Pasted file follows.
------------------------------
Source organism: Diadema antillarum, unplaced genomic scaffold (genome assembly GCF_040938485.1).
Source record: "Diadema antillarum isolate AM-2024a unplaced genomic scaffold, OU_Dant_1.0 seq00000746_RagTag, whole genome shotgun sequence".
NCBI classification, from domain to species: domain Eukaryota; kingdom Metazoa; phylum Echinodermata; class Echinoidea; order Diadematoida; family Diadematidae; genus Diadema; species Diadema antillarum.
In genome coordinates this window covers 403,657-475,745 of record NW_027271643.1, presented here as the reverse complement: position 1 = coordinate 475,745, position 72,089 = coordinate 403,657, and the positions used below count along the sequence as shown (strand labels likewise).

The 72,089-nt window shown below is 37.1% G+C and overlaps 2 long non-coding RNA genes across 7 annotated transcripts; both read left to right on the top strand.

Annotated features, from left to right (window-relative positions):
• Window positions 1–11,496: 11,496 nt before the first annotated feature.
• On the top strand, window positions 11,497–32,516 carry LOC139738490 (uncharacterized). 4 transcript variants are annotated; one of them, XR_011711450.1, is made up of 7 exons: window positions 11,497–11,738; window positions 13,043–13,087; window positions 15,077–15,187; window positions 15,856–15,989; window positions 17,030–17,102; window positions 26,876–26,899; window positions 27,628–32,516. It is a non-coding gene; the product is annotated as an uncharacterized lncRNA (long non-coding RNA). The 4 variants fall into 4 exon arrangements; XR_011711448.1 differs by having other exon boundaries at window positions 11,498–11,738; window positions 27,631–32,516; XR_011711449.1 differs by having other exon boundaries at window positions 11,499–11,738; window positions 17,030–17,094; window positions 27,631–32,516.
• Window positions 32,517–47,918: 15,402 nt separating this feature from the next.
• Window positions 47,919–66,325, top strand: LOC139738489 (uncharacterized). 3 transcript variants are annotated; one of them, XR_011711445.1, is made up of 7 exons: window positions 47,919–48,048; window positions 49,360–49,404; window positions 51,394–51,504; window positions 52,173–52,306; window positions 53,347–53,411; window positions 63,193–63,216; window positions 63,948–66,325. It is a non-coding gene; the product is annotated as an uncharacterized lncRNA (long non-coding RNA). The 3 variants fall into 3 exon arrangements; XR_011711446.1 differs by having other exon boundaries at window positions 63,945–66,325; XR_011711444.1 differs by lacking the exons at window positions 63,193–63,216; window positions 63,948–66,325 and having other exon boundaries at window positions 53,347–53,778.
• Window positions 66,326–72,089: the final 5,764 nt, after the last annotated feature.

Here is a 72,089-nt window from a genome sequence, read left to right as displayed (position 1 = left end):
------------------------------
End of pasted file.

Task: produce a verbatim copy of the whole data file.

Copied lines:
Source organism: Diadema antillarum, unplaced genomic scaffold (genome assembly GCF_040938485.1).
Source record: "Diadema antillarum isolate AM-2024a unplaced genomic scaffold, OU_Dant_1.0 seq00000746_RagTag, whole genome shotgun sequence".
NCBI classification, from domain to species: domain Eukaryota; kingdom Metazoa; phylum Echinodermata; class Echinoidea; order Diadematoida; family Diadematidae; genus Diadema; species Diadema antillarum.
In genome coordinates this window covers 403,657-475,745 of record NW_027271643.1, presented here as the reverse complement: position 1 = coordinate 475,745, position 72,089 = coordinate 403,657, and the positions used below count along the sequence as shown (strand labels likewise).

The 72,089-nt window shown below is 37.1% G+C and overlaps 2 long non-coding RNA genes across 7 annotated transcripts; both read left to right on the top strand.

Annotated features, from left to right (window-relative positions):
• Window positions 1–11,496: 11,496 nt before the first annotated feature.
• On the top strand, window positions 11,497–32,516 carry LOC139738490 (uncharacterized). 4 transcript variants are annotated; one of them, XR_011711450.1, is made up of 7 exons: window positions 11,497–11,738; window positions 13,043–13,087; window positions 15,077–15,187; window positions 15,856–15,989; window positions 17,030–17,102; window positions 26,876–26,899; window positions 27,628–32,516. It is a non-coding gene; the product is annotated as an uncharacterized lncRNA (long non-coding RNA). The 4 variants fall into 4 exon arrangements; XR_011711448.1 differs by having other exon boundaries at window positions 11,498–11,738; window positions 27,631–32,516; XR_011711449.1 differs by having other exon boundaries at window positions 11,499–11,738; window positions 17,030–17,094; window positions 27,631–32,516.
• Window positions 32,517–47,918: 15,402 nt separating this feature from the next.
• Window positions 47,919–66,325, top strand: LOC139738489 (uncharacterized). 3 transcript variants are annotated; one of them, XR_011711445.1, is made up of 7 exons: window positions 47,919–48,048; window positions 49,360–49,404; window positions 51,394–51,504; window positions 52,173–52,306; window positions 53,347–53,411; window positions 63,193–63,216; window positions 63,948–66,325. It is a non-coding gene; the product is annotated as an uncharacterized lncRNA (long non-coding RNA). The 3 variants fall into 3 exon arrangements; XR_011711446.1 differs by having other exon boundaries at window positions 63,945–66,325; XR_011711444.1 differs by lacking the exons at window positions 63,193–63,216; window positions 63,948–66,325 and having other exon boundaries at window positions 53,347–53,778.
• Window positions 66,326–72,089: the final 5,764 nt, after the last annotated feature.

Here is a 72,089-nt window from a genome sequence, read left to right as displayed (position 1 = left end):